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Are Regular Batteries Okay for Solar Lights?

Solar lights are a reliable and environmentally friendly way to produce electricity. Like any electronic device, eventually their rechargeable batteries must be changed, leaving the ultimate question:

Are regular batteries Okay for solar lights? The quick answer is no; however, for very short periods of time (a week at most), alkaline batteries can be used for solar lights.

Are regular batteries okay for solar lights?

The long answer is a little more complicated.  

Rechargeable Batteries Versus Alkaline Batteries

Every electronic device uses a type of battery for storing energy. Though solar lights get their energy from the sun, they use batteries to store the energy they collect so that they can output that energy when they no longer have a light source, such as during the night.

After some time, however, the batteries start to store less and less energy, until they can no longer store any energy and need to be replaced. Solar panels use one of two forms of batteries:

  1. NiMH rechargeable battery
  2. NiCd rechargeable battery

Thankfully, both of these these batteries are conveniently sold in many stores, are easily replaceable, and can even be upgraded. NiMH and NiCd batteries are also interchangeable, so you can use whichever you prefer.

Solar lights need somewhere to store the energy they absorb from the sun, which is why they require rechargeable batteries. Regular batteries cannot store energy the way NiMH and NiCd batteries do, resulting in damage to your solar lights.

This article is owned by and was first published on August 31, 2019

Both batteries are rechargeable, unlike regular alkaline batteries, and so the use of alkaline batteries in solar lights can lead to permanent damage to your solar lights including corrosion and solar panel failure.

While NiMH and NiCd rechargeable batteries can be easily installed, installing alkaline batteries in your solar lights can damage them to the extent that you may no longer be able to replace them with rechargeable batteries. Alkaline batteries also only power your solar lights for a short period of time.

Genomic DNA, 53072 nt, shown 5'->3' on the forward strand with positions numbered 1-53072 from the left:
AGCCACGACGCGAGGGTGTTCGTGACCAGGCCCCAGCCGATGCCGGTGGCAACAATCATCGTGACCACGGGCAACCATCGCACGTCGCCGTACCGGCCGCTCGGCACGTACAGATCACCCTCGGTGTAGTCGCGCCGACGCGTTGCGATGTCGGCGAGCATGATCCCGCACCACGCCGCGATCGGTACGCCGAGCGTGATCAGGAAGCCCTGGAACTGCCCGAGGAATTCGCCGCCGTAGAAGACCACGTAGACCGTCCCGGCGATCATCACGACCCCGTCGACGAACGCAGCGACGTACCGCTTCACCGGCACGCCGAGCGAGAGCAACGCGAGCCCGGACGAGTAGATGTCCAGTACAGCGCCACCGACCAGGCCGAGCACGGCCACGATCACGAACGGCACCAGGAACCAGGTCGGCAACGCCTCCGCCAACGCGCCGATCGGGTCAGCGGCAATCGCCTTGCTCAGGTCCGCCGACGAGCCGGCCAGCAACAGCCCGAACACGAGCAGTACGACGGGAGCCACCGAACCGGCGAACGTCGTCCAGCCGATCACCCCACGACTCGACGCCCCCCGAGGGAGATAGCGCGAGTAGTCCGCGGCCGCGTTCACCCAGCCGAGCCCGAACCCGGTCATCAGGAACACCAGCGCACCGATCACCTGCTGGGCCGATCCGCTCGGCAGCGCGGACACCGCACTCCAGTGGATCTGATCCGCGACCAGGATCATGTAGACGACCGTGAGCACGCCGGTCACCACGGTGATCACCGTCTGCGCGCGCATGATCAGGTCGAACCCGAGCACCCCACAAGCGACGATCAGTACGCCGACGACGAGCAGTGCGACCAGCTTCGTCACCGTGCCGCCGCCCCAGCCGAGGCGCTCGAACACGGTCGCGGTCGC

Rechargeable batteries in need of replacement may not hold sufficient charge resulting in less power from your solar lights. However, once regular batteries have been installed in your solar lights, there is a possibility of them severely corroding the battery terminal of your lights.

Eventually, the corrosion will destroy the connection between the terminal and the battery itself, stopping any power from going through to the panels. This might render your solar lights unusable, so it is best not to risk installing alkaline batteries in your solar lights.

There is a way to clean the corrosion that regular batteries might cause, though it is hazardous and can result in the destruction of your solar lights anyway. By using a brush with soft bristles and baking soda diluted in water, you can clean the battery terminal if corrosion does happen. However, if any excess water happens to seep through to the solar lights inner mechanisms, it can potentially cause permanent damage to the solar lights. Despite how careful you might be when cleaning them this way, the smallest amount of water seepage may slip through and damage your solar lights.

The best course of action is to simply use rechargeable batteries, such as NiMH and NiCd batteries, when replacing the batteries in your solar lights. The risk of using regular batteries is not worth the potential permanent damage to your solar lights.

Now, if, for example, rechargeable batteries are not available right away, you should be able to get away with using regular alkaline batteries in your solar lights for a couple days while you are in the process of getting your new rechargeable batteries. Just be sure you know the risks of doing so.

How Long Do Rechargeable Batteries Last in Solar Lights?

Rechargeable batteries will discharge over time until they no longer work. It is imperative that you charge your batteries at least every three or so months to maintain the lifespan of your rechargeable batteries and your solar lights, even when the lights are not in use.